Fort Worth has won a new Stanley Black & Decker manufacturing facility that is expected to bring 500 new full-time jobs to the area, the company announced Wednesday.
The groundbreaking for the 425,000-square-foot facility in the AllianceTexas industrial space in far north Fort Worth will take place this summer. The plant is expected to be completed in late 2020, according to the announcement from Stanley Black & Decker.
The plant is in addition to a regional distribution center of about 1 million square feet Stanley Black & Decker will open in Northlake, which is expected to bring more than 300 new jobs.
“The addition of Stanley Black & Decker’s manufacturing operations at AllianceTexas reinforces the importance of retaining and creating new job opportunities in the United States,” said Ross Perot Jr., chairman of The Perot Group and Hillwood, developer of AllianceTexas. “Stanley Black & Decker is the world’s largest supplier of tools and storage products, and its commitment to bringing jobs stateside will help set a precedent for other manufacturing companies. The state-of-the-art manufacturing facility at AllianceTexas will help generate hundreds of jobs in Fort Worth and North Texas, which will have a lasting impact on the region.”
Stanley Black & Decker was considering a site in Ohio, but Fort Worth was able to offer a 40 percent tax abatement for the $50 million project, which will be just east of Interstate 35 W at Eagle Parkway and North Beach Street, according to Fort Worth city officials.
The tax abatement is scheduled to last for five years and apply to real and business personal property taxes that could equal $80 million. City officials are expecting to see gains equal to or exceeding the amount of the abatement in less than two years, according to a presentation to city council members. The language for the abatement is being finalized by the city’s legal department.
The new plant in Fort Worth will manufacture a wide range of Craftsman mechanics tools and will also leverage some of the most advanced manufacturing technologies available to increase productivity and sustainability, including processes to improve material yield by almost 25 percent as well as water and energy management technologies to reduce resource consumption, the company said.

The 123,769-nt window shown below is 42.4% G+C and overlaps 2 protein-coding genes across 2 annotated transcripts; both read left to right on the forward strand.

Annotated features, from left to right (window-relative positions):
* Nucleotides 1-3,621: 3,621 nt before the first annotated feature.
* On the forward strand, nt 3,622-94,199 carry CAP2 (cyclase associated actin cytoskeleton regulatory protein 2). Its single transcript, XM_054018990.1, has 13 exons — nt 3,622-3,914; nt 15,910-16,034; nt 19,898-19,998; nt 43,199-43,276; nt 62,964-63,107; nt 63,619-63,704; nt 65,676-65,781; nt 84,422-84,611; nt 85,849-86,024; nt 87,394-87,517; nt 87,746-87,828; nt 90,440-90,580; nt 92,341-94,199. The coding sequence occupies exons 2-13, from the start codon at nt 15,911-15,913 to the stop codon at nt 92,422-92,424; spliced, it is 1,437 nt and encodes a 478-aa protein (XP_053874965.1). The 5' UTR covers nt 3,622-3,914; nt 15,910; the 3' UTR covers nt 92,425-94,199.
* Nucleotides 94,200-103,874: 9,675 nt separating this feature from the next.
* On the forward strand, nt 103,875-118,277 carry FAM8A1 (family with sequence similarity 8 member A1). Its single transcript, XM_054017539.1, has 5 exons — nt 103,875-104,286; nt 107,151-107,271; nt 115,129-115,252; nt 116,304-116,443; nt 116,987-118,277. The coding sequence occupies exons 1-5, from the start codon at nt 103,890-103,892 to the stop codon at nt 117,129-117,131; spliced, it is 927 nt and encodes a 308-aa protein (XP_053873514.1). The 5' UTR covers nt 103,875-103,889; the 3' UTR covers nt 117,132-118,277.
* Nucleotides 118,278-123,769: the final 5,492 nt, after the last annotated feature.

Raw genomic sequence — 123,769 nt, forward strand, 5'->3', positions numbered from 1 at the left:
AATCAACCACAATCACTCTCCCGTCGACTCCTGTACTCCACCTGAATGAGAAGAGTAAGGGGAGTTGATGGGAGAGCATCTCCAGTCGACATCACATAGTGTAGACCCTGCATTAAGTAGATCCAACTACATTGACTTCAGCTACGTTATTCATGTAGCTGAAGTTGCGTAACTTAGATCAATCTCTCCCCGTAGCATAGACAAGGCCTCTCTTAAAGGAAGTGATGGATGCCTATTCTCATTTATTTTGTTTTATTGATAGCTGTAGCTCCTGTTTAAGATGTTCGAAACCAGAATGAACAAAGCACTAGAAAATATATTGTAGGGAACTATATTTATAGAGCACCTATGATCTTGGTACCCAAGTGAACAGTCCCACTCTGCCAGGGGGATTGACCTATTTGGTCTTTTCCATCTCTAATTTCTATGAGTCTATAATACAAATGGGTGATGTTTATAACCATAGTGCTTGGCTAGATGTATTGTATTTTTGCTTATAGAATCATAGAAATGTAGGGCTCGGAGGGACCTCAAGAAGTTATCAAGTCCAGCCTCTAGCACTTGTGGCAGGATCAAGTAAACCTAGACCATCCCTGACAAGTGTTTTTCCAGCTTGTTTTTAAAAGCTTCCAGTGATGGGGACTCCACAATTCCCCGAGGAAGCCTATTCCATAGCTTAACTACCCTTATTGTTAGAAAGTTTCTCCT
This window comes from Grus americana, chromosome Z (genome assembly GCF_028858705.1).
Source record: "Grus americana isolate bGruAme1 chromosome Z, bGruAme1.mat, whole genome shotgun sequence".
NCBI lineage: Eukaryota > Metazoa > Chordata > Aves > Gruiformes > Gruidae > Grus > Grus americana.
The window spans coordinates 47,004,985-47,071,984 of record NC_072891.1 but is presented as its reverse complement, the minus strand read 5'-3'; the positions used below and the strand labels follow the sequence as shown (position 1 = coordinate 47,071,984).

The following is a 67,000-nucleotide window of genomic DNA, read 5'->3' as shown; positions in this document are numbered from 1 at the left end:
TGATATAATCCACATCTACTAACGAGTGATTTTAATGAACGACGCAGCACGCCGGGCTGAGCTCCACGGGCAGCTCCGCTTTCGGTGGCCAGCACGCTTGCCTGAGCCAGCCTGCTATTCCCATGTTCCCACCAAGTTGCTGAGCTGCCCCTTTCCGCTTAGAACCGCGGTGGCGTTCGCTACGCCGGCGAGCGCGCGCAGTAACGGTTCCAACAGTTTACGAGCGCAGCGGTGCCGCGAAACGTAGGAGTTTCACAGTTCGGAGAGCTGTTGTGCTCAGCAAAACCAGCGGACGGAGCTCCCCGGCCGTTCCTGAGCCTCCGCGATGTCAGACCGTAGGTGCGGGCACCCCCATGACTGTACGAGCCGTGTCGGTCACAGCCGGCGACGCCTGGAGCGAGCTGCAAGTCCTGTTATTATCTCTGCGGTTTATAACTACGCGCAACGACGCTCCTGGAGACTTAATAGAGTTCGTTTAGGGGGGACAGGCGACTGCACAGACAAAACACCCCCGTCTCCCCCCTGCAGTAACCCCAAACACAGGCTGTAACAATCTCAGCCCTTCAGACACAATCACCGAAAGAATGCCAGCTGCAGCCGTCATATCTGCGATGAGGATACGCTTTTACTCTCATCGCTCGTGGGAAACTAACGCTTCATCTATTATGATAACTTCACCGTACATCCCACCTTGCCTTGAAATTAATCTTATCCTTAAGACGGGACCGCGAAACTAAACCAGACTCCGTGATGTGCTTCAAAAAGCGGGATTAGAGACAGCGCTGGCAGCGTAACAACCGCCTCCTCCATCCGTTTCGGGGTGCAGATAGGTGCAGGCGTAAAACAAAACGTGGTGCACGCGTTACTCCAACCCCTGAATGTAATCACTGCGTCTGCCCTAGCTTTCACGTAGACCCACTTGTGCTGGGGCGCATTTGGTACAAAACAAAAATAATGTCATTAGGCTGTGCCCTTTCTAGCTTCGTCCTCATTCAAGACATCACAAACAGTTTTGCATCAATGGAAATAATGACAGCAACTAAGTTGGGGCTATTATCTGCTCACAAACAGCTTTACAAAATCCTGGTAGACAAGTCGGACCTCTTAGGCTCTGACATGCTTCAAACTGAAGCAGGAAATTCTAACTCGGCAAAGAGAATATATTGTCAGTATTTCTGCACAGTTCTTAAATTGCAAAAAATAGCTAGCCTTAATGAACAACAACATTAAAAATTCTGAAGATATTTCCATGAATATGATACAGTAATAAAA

“When we purchased Craftsman in 2017, we were determined to revitalize this iconic U.S. brand and bring back its American manufacturing heritage,” said Jim Loree, Stanley Black & Decker president and chief operating officer. “From the launch of Craftsman’s refreshed brand identity last year to our announcement of the first new manufacturing facility in many years, we’re demonstrating our continued commitment to grow the brand and bring even more production of these great products back to the United States.”
The year after Stanley Black & Decker purchased Craftsman, Craftsman unveiled more than 1,200 new products. The brand is now on pace to reach $1 billion in incremental revenues by 2021, the company said.
“This new plant will also be the latest in our network of manufacturing facilities — one that uses state-of-the-art manufacturing technologies and demonstrates our commitment to becoming one of the world’s leaders in advanced manufacturing,” Loree said.
Stanley Black & Decker operates about 30 manufacturing facilities in the United States, with more than 100 manufacturing facilities worldwide.
The addition of the Craftsman brand offered Stanley Black & Decker an opportunity to expand its manufacturing and distribute a wider range of tools and products, create efficiencies and deliver value to its clients, according to Abigail Dreher, Stanley Black & Decker spokeswoman. This projected growth across multiple product lines prompted the company to evaluate its long-term location strategy, Dreher said in an emailed statement.
Stanley Black & Decker has had a good experience at its existing manufacturing facility in Farmers Branch, where it manufactures products for some of the other brands in the Stanley Black & Decker Global Tools & Storage portfolios, Dreher said. So, we know Texas well, Dreher said.
“Over the last 18 months, we diligently worked to identify potential locations for the new operations,” she said. “We evaluated many factors: cost, quality of the required labor force, with emphasis on forging. We determined the Dallas/Fort Worth region had the largest pool of skilled workers. “
The facility is the focal point of the company’s global Industry 4.0 “smart factory” initiative, housing a team of about 50 Industry 4.0 experts focused on accelerating the company’s adoption of advanced manufacturing technologies and programs to help prepare the company’s workforce for a digital-led manufacturing environment.
The company has five locations that have started implementing advanced Industry 4.0 technologies across their facilities, from manufacturing execution systems, to 3-D printing, virtual reality and artificial intelligence. Many of those technologies, including robotic automation, will be incorporated in this new facility, Dreher said.
Last month, Stanley Black & Decker also opened a new 23,000-square-foot Advanced Manufacturing Center of Excellence, called “Manufactory 4.0”, in Hartford, Connecticut.